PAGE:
Ocean Science club tests their aquatic knowledge



The 2016-2017 Ocean Sciences club, pictured above, prepares to compete in the annual Blue Lobster Bowl.

Dan Friedman, Staff Writer

A loud “BUZZ!” rings through the air as a member of the Ocean Sciences team hits the buzzer to answer a question while practicing for the Annual Blue Lobster Bowl.

The Ocean Sciences team is a group of students who study to compete against other high schools in an ocean science-themed quiz bowl challenge, hosted by MIT. The Ocean Sciences team prepared all year for the Annual Blue Lobster Bowl held in March.

According to science teacher and club adviser Briana Brown, students study outside of practice and then do mock competitions at the meetings.

Mainly we practice competing. Every week I assign some topic for them to learn about on their own outside of the club. Then we’ll do practice questions and team challenges at our meetings,” Brown said.

The Annual Blue Lobster Bowl is a Massachusetts qualifier for the National Ocean Sciences Bowl, the national quiz competition. The high school team has been competing for over a decade in the Blue Lobster Bowl and has had some success within the competition.

Senior Esther Gilbert was on the team last year, where it lost initially, but competed in the science challenge.  

We haven’t won it but we got second in the science challenge,” Gilbert said. “What happens is before the knockout rounds, all the teams compete, and then all the teams who didn’t make it to the playoffs compete in a science challenge where they ask a certain question and you use the software to answer the question as best as you can.”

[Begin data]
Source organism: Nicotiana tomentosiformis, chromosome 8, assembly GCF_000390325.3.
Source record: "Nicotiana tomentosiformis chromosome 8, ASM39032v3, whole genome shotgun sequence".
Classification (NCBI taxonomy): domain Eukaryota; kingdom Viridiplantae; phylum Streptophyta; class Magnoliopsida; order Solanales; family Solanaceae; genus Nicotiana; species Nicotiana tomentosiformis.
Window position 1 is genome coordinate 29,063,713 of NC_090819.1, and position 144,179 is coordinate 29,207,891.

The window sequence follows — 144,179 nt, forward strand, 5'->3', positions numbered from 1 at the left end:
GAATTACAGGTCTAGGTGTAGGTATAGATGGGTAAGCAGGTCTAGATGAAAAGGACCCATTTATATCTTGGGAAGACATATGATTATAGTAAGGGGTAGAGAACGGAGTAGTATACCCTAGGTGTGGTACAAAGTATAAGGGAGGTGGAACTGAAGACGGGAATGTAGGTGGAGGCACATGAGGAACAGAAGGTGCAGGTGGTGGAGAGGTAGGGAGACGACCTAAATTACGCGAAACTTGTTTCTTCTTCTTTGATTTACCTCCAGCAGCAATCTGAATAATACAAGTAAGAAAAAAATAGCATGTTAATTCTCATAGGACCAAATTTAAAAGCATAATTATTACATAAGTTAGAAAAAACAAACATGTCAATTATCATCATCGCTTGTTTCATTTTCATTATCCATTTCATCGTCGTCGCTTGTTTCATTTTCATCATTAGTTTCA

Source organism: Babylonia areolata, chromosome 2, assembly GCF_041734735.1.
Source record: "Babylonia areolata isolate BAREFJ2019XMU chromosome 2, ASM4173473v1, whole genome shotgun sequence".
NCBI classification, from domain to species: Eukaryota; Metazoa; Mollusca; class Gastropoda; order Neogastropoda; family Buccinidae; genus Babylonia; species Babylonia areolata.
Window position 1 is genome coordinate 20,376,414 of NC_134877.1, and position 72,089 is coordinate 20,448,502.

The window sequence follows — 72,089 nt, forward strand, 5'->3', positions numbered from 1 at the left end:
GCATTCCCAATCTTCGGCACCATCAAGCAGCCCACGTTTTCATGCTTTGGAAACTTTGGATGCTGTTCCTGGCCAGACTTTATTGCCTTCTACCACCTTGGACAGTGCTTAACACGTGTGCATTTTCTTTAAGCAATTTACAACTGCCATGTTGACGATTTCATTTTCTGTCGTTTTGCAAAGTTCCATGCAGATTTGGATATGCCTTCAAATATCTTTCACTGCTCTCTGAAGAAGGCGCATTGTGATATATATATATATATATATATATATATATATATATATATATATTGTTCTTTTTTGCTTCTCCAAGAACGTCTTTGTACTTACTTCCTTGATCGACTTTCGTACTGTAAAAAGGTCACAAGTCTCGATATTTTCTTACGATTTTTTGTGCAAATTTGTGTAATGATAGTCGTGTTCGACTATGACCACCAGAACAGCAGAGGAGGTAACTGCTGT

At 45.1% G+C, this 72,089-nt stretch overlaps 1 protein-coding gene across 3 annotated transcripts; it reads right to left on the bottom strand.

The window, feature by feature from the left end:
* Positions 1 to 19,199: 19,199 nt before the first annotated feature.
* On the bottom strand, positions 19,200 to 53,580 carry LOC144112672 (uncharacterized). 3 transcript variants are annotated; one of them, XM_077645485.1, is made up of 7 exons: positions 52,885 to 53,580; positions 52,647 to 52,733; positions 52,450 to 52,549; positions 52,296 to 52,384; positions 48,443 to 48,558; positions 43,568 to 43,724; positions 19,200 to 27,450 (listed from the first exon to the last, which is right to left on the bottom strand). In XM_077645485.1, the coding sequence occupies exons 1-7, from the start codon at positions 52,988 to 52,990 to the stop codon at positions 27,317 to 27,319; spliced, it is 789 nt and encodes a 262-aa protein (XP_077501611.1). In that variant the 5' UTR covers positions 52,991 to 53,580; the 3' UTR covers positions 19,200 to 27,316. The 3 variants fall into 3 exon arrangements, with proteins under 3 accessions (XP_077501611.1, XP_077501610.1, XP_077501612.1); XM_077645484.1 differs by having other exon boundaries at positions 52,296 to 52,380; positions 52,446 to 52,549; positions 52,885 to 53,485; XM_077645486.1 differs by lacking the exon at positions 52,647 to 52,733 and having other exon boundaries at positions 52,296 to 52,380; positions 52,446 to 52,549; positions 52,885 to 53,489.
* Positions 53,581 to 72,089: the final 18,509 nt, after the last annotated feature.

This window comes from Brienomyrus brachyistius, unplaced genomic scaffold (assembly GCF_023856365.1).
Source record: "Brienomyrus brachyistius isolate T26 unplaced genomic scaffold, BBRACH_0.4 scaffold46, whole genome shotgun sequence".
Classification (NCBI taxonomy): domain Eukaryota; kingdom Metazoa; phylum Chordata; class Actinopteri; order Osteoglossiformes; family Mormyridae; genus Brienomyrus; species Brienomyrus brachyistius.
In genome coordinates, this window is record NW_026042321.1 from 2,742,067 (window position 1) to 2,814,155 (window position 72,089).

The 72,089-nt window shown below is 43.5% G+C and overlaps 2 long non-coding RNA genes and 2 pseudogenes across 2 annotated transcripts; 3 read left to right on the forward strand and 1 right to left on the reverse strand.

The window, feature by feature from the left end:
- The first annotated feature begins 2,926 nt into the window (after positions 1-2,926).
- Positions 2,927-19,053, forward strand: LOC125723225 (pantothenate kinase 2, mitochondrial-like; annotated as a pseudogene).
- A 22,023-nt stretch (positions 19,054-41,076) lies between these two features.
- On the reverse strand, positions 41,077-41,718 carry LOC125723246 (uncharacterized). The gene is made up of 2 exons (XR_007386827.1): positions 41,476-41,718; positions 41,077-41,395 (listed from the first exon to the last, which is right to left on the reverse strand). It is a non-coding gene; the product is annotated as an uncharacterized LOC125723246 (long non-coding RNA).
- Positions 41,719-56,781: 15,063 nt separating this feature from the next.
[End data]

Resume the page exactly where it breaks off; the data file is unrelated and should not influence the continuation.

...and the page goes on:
The Ocean Sciences team competes in a classic quiz bowl fashion.

There are four buzzers for each team, so there are four people who can compete at a time per team. They just read a question and you buzz it as fast as you can and answer it as A, B, C or D, depending on which one is correct,” Gilbert said.

The students on the team have a great time over the course of the school year, meeting on Thursdays after school to hang out and practice for the competition, according to senior Sophie Greer.

It was really fun to prepare for the competition and learn about all these interesting concepts The people in this club are really nice” Greer said. “I like the atmosphere of the competition. It was a little bit competitive, but everyone understands that it’s all in good fun. Everyone is a good sport about it.”

The team works hard to be ready for the competition, but some schools have more intense training

“Some of the other schools treat the club more like a class, so their students are learning about it every day,” Brown said. “They have a class that meets just for science competitions, so it’s really hard to compete with that. We just want kids to be interested in learning more about the ocean. We treat it more as a fun activity than a serious academic sport.”